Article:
Machine Learning: An unexplored horizon for Polar science

I recently published an article in Open Access Government about the potential for machine learning technologies to revolutionise Polar science, with focus on optical remote sensing data from drones and satellites.  You can read it online  or download it from OAGov_Oct18


Preparing the polar observation drone for data collection in Svalbard – machine learning technologies are ideal for extracting value from this dataset (ph. Marc Latzel/Rolex)

Ice Alive: Grants!

Ice Alive has a life of it’s own – no longer just a film, now an organization that exists to promote emerging scientists and communicators working on Earth’s changing ice and snow. Our website ( is almost ready to launch, and we have just announced our inaugural Ice Alive grant scheme!


The grant will support 2-4 individuals or teams that have a novel idea for communicating cryospheric science on the broad theme of “Ice Alive”. We hope to see applications from artists, performers, musicians, writers, educators, journalists, scientists – anyone who has a great idea for spreading cryospheric science to new audiences in exciting ways.

All the details are HERE – please spread the word and/or apply yourself before 31st July 2018.

Smartphone Spectrometry

The ubiquitous smartphone contains millions of times more computing power than was used to send the Apollo spacecraft to the moon. Increasingly, scientists are repurposing some of that processing power to create low-cost, convenient scientific instruments. In doing so, these measurements are edging closer to being feasible for citizen scientists and under-funded professionals, democratizing robust scientific observations. In our new paper in the journal ‘Sensors’, led by Andrew McGonigle (University of Sheffield) we review the development of smartphone spectrometery.

Created by Natanaelginting –
Abstract: McGonigle et al. 2018: Smartphone Spectrometers

Smartphones are playing an increasing role in the sciences, owing to the ubiquitous proliferation of these devices, their relatively low cost, increasing processing power and their suitability for integrated data acquisition and processing in a ‘lab in a phone’ capacity. There is furthermore the potential to deploy these units as nodes within Internet of Things architectures, enabling massive networked data capture. Hitherto, considerable attention has been focused on imaging applications of these devices. However, within just the last few years, another possibility has emerged: to use smartphones as a means of capturing spectra, mostly by coupling various classes of fore-optics to these units with data capture achieved using the smartphone camera. These highly novel approaches have the potential to become widely adopted across a broad range of scientific e.g., biomedical, chemical and agricultural application areas. In this review, we detail the exciting recent development of smartphone spectrometer hardware, in addition to covering applications to which these units have been deployed, hitherto. The paper also points forward to the potentially highly influential impacts that such units could have on the sciences in the coming decades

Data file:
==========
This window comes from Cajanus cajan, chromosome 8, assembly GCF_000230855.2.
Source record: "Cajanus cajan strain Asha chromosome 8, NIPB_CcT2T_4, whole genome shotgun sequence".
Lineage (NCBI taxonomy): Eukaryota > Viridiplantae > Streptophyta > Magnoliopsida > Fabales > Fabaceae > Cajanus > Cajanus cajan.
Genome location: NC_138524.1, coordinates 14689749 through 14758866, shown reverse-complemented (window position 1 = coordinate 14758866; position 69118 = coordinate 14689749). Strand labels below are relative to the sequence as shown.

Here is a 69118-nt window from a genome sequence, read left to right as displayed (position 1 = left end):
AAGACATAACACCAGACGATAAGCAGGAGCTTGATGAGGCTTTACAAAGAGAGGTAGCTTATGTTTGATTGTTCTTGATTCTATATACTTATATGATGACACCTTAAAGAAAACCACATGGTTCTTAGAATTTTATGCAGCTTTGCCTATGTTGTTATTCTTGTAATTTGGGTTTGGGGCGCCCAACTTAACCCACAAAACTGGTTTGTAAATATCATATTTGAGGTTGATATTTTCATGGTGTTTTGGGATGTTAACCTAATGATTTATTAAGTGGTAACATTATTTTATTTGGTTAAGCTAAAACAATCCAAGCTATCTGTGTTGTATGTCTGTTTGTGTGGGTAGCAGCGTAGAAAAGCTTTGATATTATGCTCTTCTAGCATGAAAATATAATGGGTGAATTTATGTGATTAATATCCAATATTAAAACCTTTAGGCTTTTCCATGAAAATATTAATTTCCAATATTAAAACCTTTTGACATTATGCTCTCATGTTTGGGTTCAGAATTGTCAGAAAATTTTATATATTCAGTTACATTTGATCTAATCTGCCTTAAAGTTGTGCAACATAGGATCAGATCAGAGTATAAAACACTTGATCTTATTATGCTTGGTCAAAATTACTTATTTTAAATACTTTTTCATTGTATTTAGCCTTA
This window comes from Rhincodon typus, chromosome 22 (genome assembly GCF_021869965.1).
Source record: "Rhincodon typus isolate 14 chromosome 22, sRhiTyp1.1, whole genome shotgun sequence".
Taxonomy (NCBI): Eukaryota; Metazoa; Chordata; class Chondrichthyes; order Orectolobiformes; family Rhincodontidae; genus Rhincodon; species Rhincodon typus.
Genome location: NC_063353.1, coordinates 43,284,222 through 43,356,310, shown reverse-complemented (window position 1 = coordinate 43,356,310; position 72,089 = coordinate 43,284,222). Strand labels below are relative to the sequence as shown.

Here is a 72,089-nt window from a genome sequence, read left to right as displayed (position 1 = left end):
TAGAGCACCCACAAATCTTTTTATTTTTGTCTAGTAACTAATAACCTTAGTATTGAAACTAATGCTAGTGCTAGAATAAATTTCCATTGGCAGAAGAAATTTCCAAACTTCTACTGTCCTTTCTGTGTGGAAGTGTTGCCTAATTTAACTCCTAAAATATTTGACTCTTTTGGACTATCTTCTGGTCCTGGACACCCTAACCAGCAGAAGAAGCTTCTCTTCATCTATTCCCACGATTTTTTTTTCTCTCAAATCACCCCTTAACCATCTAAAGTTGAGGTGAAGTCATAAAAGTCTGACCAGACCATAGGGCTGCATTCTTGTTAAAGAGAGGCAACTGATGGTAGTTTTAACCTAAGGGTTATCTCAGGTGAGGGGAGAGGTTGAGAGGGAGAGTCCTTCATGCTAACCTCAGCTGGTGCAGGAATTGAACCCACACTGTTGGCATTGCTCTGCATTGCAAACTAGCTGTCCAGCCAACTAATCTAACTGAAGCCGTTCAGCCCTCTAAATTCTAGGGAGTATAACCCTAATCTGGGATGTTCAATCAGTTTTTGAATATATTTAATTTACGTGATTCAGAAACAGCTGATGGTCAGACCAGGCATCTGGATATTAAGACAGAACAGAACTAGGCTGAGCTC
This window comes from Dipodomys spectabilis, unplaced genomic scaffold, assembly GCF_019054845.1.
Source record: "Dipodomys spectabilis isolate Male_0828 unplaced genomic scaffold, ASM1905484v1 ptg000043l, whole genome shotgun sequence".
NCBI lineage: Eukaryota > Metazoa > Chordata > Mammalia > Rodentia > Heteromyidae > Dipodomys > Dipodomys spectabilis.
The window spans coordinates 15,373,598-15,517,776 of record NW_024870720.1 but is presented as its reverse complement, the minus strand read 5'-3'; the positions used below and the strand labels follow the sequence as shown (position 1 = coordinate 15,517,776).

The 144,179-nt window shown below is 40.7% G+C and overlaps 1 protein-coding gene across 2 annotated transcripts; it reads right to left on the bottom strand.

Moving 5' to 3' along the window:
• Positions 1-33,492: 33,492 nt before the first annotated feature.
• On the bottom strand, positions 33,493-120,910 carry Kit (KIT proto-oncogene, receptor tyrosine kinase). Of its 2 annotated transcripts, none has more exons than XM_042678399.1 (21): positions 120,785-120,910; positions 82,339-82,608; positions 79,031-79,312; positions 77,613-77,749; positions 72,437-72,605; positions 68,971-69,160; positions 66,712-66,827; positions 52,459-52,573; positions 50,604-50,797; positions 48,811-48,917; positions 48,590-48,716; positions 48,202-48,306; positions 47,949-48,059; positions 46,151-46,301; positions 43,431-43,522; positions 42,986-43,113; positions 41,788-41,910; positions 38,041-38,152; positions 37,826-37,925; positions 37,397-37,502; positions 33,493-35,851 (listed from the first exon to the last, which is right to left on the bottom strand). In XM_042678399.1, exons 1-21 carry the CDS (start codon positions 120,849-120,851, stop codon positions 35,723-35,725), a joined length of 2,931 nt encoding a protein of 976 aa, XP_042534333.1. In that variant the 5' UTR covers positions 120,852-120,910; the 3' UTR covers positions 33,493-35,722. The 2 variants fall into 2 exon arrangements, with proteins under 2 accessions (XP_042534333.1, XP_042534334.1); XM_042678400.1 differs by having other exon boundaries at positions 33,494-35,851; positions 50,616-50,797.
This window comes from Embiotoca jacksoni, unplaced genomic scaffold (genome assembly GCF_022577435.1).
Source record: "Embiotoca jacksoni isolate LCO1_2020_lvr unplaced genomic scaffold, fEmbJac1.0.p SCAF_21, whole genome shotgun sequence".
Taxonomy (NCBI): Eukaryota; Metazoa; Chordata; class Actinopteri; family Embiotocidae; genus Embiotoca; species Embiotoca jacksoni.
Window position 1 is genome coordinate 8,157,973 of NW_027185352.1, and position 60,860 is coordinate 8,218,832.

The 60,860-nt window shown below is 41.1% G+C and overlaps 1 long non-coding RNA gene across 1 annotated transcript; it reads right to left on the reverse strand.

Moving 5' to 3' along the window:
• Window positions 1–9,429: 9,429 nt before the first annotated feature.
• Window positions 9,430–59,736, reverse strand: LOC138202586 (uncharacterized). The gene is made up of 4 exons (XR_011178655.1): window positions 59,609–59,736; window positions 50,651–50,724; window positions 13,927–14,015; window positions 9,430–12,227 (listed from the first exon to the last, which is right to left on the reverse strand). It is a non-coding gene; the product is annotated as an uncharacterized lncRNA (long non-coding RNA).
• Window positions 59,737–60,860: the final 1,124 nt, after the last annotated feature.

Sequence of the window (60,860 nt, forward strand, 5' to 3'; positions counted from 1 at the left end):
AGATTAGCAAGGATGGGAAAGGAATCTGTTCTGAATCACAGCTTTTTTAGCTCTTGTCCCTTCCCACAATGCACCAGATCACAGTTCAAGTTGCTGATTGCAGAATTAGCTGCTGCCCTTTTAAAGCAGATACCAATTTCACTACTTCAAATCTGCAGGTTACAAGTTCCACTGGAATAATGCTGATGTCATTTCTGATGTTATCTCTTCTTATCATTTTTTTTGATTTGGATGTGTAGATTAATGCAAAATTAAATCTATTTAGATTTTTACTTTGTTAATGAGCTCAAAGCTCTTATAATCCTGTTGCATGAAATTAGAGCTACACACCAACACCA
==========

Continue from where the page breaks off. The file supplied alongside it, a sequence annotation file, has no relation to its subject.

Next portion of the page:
The old boys: ahead of the curve!

In the past decade or so, interest in glacier microbiology and “bioalbedo” has intensified, but it is important to remember that these ideas are not new. In fact, the early polar explorers wrote on these topics over 150 years ago and even identified species of algae in cryoconite and the role of ice algae for accelerating melt.

A.E. Nordenskiold in Greenland
A.E. Nordenskiold in Greenland

Cryoconite represents the best studied and most biodiverse microbial habitat on ice surfaces. Although cryoconite studies have increased in frequency over the past twenty years, the concepts which underpin our current understanding were largely established in the nineteenth century. The term ‘cryoconite’ itself was coined by Adolf E. Nordenskiold to describe dust filled depressions on the Greenland ice sheet in records from the 1870s. Papers such as Gribbon et al (1979) and Wharton et al (1985) are commonly credited with providing the first explanation of cryoconite hole formation, but actually Nordenskiold proposed a mechanism of enhanced melt beneath dark layers of sediment way back in the late 1870s and pre-empted modern glacial microbiology by appreciating cryoconite holes as microbial habitats. Furthermore, Nordenskiold examined individual cryoconite granules, recognising them to be aggregates of mineral grains and organic matter and even identifying cyanobacteria as the dominant species within them (Leslie, 1879). Further detailed analysis of cryoconite grain composition was provided by Bayley (1891) who identified further mineralogical and biological matter. Cryoconite hole morphology was further studied by Drygalski (1897) and Hobbs (1910). Interestingly, Nordenskiold identified fine dusts on ice surfaces which he suggested were of cosmic origin; being well into the industrial era it is possible that his observations were related to early anthropogenic contamination (now becoming a prolific topic of study), although he considered Greenland to be too remote to be affected by distant industry.